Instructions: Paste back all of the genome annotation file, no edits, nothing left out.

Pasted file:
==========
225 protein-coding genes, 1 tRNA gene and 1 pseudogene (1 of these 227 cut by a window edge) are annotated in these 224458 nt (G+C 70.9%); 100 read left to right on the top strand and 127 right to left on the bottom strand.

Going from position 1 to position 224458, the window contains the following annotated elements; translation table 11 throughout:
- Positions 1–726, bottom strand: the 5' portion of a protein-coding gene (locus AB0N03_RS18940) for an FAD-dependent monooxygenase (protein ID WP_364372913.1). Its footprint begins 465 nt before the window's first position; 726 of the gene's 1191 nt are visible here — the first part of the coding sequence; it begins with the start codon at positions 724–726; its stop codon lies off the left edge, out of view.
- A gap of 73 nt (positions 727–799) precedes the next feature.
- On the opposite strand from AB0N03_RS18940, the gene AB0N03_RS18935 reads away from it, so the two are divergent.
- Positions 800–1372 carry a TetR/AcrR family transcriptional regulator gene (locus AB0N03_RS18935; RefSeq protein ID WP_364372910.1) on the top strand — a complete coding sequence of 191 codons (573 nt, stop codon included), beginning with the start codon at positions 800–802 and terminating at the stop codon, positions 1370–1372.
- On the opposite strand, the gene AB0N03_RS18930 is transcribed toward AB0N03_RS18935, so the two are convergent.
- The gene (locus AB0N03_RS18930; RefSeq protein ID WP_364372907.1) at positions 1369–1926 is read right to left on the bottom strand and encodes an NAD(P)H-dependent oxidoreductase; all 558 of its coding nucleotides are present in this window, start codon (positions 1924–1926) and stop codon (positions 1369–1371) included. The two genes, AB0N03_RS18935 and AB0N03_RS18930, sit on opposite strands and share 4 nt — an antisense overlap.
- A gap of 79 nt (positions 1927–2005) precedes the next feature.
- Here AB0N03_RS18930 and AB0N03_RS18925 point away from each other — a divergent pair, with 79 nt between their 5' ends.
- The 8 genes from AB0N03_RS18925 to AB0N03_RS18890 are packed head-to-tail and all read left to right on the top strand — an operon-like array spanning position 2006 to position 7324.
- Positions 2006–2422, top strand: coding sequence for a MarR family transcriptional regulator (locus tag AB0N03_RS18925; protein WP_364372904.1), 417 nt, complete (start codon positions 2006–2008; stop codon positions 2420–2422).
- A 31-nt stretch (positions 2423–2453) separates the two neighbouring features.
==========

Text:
225 protein-coding genes, 1 tRNA gene and 1 pseudogene (1 of these 227 cut by a window edge) are annotated in these 224458 nt (G+C 70.9%); 100 read left to right on the top strand and 127 right to left on the bottom strand.

Going from position 1 to position 224458, the window contains the following annotated elements; translation table 11 throughout:
- Positions 1–726, bottom strand: the 5' portion of a protein-coding gene (locus AB0N03_RS18940) for an FAD-dependent monooxygenase (protein ID WP_364372913.1). Its footprint begins 465 nt before the window's first position; 726 of the gene's 1191 nt are visible here — the first part of the coding sequence; it begins with the start codon at positions 724–726; its stop codon lies off the left edge, out of view.
- A gap of 73 nt (positions 727–799) precedes the next feature.
- On the opposite strand from AB0N03_RS18940, the gene AB0N03_RS18935 reads away from it, so the two are divergent.
- Positions 800–1372 carry a TetR/AcrR family transcriptional regulator gene (locus AB0N03_RS18935; RefSeq protein ID WP_364372910.1) on the top strand — a complete coding sequence of 191 codons (573 nt, stop codon included), beginning with the start codon at positions 800–802 and terminating at the stop codon, positions 1370–1372.
- On the opposite strand, the gene AB0N03_RS18930 is transcribed toward AB0N03_RS18935, so the two are convergent.
- The gene (locus AB0N03_RS18930; RefSeq protein ID WP_364372907.1) at positions 1369–1926 is read right to left on the bottom strand and encodes an NAD(P)H-dependent oxidoreductase; all 558 of its coding nucleotides are present in this window, start codon (positions 1924–1926) and stop codon (positions 1369–1371) included. The two genes, AB0N03_RS18935 and AB0N03_RS18930, sit on opposite strands and share 4 nt — an antisense overlap.
- A gap of 79 nt (positions 1927–2005) precedes the next feature.
- Here AB0N03_RS18930 and AB0N03_RS18925 point away from each other — a divergent pair, with 79 nt between their 5' ends.
- The 8 genes from AB0N03_RS18925 to AB0N03_RS18890 are packed head-to-tail and all read left to right on the top strand — an operon-like array spanning position 2006 to position 7324.
- Positions 2006–2422, top strand: coding sequence for a MarR family transcriptional regulator (locus tag AB0N03_RS18925; protein WP_364372904.1), 417 nt, complete (start codon positions 2006–2008; stop codon positions 2420–2422).
- A 31-nt stretch (positions 2423–2453) separates the two neighbouring features.